The internet could be on the verge of a new era — and it’s full of opportunities for companies to connect with their audience in new and exciting ways. That era is Web3. We’ll lay out four of those ways, from integrating crypto to advertising in the metaverse.
The term’s taken over a corner of internet discourse in the past year, hot off the heels of related vocabulary like “metaverse” and “NFTs.” And it’s the next concept to know to get through a tech-related networking event or a scroll through startup Twitter. It’s also conceptually thornier than Maleficent’s brambles, and its definition keeps growing.
However, when pruned back a bit, it’s based on the idea that the internet has experienced two distinct stages and is now entering a third. The third stage’s core trait? Being (mostly) decentralized. So unlike web2, in which companies like Facebook and Google control how a user navigates the internet, users will free-float through web experiences built by many individuals and companies in web3.
Blockchains facilitate this experience, and (ignore this next part if you don’t want to get too technical), it’s not fully decentralized like web1 was because well, we don’t all want to buy and maintain our own servers.
Whether or not it’s accurate to break the internet’s evolution down into three phases is up for debate, but what is 100% true right now is that the web experiences being categorized as “web3” are brimming with opportunities for companies to connect with their audiences in new ways.
Web3 transactions will be conducted with cryptocurrency, so integrating it as a payment option is a key step to prepare for the internet’s next stage.
If a company accepts payment for anything, from magazine subscriptions to weighted blankets, it can opt to accept cryptocurrencies instead. Overstock, Microsoft, and Whole Foods have started accepting crypto as payment, and over 30% of small businesses in the US accept it, too, per data from Skynova. Over $1 billion of transactions are recorded daily in Bitcoin alone.
Smaller companies will want to use a third-party payment tool like PayPal to enable crypto transactions, but can also choose to build out their own. Since Bitcoin and Ether are the most popular cryptocurrencies today, starting off by accepting one of those is a good bet (skip shiba inu coin).
Non-fungible tokens are how people own digital goods within web3, since their ownership is backed by blockchains. Companies can mint their own NFTs of branded gifs or images to sell to customers, which McDonald’s, Coca Cola, and Ray-Ban have all done. The strategy gives the brand a chance to play in the space, while running a fun marketing campaign.
For instance, McDonald’s gave out ten McRib NFTs when the sandwich returned to restaurants last fall–but only to people who retweeted a post about it, which over 90,000 users did.
However, the space has seen some booms, with use cases that go well beyond marketing. For instance, an NFT can replace a home’s deed for a real estate company, and did for a Florida home in February. Any proof of ownership could ostensibly be replaced by NFTs in a web3 future, and companies can start thinking about how they can sub out paper trails for blockchain metadata now.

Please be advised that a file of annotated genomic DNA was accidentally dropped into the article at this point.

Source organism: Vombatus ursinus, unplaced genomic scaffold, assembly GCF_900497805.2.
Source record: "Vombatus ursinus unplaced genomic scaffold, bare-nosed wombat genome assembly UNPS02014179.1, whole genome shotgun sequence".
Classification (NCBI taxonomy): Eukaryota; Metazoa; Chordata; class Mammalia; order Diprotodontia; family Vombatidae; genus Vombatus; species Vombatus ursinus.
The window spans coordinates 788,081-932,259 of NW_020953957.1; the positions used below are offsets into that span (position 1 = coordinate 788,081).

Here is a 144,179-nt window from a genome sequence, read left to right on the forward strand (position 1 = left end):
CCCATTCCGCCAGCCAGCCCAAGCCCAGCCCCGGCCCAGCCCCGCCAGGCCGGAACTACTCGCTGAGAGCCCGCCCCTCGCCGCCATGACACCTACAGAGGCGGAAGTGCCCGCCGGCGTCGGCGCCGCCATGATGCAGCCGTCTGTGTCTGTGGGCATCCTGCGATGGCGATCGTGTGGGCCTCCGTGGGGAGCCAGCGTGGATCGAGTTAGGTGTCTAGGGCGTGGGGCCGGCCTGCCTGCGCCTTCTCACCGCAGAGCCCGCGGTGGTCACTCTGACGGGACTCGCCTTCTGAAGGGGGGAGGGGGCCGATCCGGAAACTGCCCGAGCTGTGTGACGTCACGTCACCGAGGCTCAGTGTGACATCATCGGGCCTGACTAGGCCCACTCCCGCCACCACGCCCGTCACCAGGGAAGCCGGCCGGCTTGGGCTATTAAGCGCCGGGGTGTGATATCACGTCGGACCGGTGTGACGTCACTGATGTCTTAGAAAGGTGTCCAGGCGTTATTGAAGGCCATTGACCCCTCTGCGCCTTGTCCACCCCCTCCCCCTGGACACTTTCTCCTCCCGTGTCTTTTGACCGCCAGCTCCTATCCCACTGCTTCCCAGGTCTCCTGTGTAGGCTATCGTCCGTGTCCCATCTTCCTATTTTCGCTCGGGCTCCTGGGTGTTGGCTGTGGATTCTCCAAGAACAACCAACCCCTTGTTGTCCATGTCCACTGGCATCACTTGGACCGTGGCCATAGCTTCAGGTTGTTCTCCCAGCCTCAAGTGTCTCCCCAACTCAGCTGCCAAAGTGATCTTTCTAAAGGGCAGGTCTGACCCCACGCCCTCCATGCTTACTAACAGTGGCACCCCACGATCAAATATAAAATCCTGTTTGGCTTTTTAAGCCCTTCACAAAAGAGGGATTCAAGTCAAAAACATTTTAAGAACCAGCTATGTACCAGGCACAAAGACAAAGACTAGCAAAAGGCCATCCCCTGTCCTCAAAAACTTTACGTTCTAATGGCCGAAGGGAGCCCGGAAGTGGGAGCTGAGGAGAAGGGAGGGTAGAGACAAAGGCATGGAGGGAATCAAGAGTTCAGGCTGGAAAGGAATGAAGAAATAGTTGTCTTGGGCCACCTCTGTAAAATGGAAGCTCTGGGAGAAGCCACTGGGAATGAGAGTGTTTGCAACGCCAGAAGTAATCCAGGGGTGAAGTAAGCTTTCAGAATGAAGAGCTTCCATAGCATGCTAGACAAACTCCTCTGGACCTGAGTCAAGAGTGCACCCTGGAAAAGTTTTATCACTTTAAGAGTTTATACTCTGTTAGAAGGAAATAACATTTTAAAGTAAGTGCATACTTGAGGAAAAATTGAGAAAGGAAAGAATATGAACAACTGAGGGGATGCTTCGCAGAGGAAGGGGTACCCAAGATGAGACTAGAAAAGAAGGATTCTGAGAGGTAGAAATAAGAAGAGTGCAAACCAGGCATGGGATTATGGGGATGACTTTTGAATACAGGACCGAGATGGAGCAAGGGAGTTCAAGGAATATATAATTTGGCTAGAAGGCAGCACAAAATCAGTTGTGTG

Though companies are trying to segment the metaverse into walled gardens (ahem, Meta), a true metaverse experience a la Wreck It Ralph 2 could be developed as a result of web3. Specifically, the unique, anonymous crypto wallet identities enabled by blockchains could allow people to traverse different web experiences without logging out and back in. And though we’re nowhere near that utopic vision yet, the individual metaverse experiences available today can act as a playground for brands to test their ads in.
A couple of exciting examples for inspo:
The Gucci Garden, a virtual space launched on Roblox last year, where users could purchase exclusive digital merch and deck out their avatars with it
Buying virtual OOH (out of home) ads in Decentraland, a virtual city of sorts where users have spent millions on digital real estate
Augmented and/or virtual reality could be a core part of web3. And though web3 could develop without either, it seems unlikely considering the technologies’ growing popularity. Plus, it could make metaverse experiences more realistic.
But let’s focus on AR, since it’s an easier entry point for both brands and customers (who, unless the company has a very tech-savvy audience, probably don’t own VR headsets), and Time recently called AR “the future of online shopping.” Stats seem to back up the claim: AR experiences have a 94% higher rate of converting customers to a goal, such as purchasing an item.
Brands can create AR experiences within their own apps–like Ikea has done for viewing furniture within a shopper’s room using their camera–or on platforms like Snapchat. Nike, for instance, lets users try on Air Force 1 shoes in Snapchat before buying. AR also has a simpler and older marketing application on Snapchat that brands can use to play with augmented development: Branded filters.
As new devices and platforms launch that support AR, companies will have more opportunities to test out the space. Plus, free tools for creating the content are plentiful, and the process isn’t as daunting as it may seem.
In sum: Web3 isn’t here yet, but opportunities for brands to get their feet wet in its earliest iterations are.